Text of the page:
The conscientious public solution.
Also see : LANDFILL AND YET MORE RUBBISH : index.asp?pageid=716559
This should not be required. The quantity of accidental dropping of litter (such as that blown away) should be so small that it is almost imperceptable. Yet the quantities that are constantly dropped are extraordinary. This ranges from an isolated cool drink can to many liquor bottles overnight, indicating binge drinking, in one location. Crisp packets. Shoes. Nappies. Pandemic masks. Doggy poo bags, often up trees! Unusual items have included a golf bag, including the golf sticks, a Samsung notebook, a scuba diving tank and a prosthetic limb. All this mess seems to reflect on society; not just its lack of care, but its social issues too.
The motivations by those trying to address the problem are various and most probably a combination of factors. These include concern about how unsightly the countryside becomes, embarrassment of what visitors think of us and concern of injury to walkers and dog's paws. Overall is a strong sense of purpose to return a damaged environment to what it should be that is almost religious.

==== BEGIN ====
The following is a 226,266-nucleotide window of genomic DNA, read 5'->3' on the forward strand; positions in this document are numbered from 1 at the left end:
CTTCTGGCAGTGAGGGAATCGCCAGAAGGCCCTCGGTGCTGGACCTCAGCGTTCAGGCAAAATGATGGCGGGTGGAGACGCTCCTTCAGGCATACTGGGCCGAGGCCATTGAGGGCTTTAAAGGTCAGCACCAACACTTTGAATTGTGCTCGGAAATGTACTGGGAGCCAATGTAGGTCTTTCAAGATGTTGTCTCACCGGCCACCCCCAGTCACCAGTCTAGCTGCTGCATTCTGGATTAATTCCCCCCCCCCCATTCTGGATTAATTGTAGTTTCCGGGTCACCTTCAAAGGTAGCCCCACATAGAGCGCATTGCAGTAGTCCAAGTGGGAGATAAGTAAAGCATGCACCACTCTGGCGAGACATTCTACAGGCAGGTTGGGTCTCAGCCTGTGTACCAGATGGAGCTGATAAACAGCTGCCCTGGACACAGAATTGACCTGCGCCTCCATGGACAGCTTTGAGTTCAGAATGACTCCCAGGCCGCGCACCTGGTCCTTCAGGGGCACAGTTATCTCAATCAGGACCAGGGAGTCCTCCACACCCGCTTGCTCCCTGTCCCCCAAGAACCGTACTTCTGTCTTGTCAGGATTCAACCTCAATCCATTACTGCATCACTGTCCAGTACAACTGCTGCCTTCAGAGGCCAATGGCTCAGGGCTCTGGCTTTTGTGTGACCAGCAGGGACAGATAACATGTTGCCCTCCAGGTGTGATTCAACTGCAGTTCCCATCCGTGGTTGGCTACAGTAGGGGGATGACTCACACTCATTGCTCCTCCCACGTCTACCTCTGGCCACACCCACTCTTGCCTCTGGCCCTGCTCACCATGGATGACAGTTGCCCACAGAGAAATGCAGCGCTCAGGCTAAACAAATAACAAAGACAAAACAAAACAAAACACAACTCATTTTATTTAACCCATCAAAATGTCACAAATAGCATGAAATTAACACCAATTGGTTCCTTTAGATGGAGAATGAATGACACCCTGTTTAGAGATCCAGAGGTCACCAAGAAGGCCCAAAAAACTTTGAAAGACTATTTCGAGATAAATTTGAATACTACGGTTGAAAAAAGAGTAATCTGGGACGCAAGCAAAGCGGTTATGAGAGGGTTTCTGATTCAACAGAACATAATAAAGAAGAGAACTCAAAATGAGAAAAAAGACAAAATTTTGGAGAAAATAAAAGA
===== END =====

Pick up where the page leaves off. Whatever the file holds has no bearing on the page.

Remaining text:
If you have read this, you are very likely of like mind. Volunteers set out almost daily to address the situation, usually concentrating on specific problem areas. It should be noted that the Council also employ staff with picker sticks to address urban areas. It is the natural areas such as the river shores, the tow paths, rural walking routes, woods and muirs that volunteers look to. And by their very nature, quieter and concealed at nightfall or by vegetation, affected by water flow and wind, that such areas become increasingly and constantly polluted.
So what can you do?
You can monitor your area and report it to the council.
You can ensure others throw away their rubbish properly and don't simply discard it on the spot.
You can volunteer, either as an individual or in a group to actively pick up litter. Ask your local councillor about getting a litter picker stick and bags or simply buy your own. Once you have filled a bag deposit it next to a public litter bin. The bin men will do the rest. Where groups collect a vast amount at one outing, collection by the council needs to be arranged.
The Council welcomes volunteers through its GREENSPACE team to take care of public spaces such as parks. https://www.west-dunbarton.gov.uk/leisure-parks-events/parks-and-greenspaces/volunteer-with-greenspace/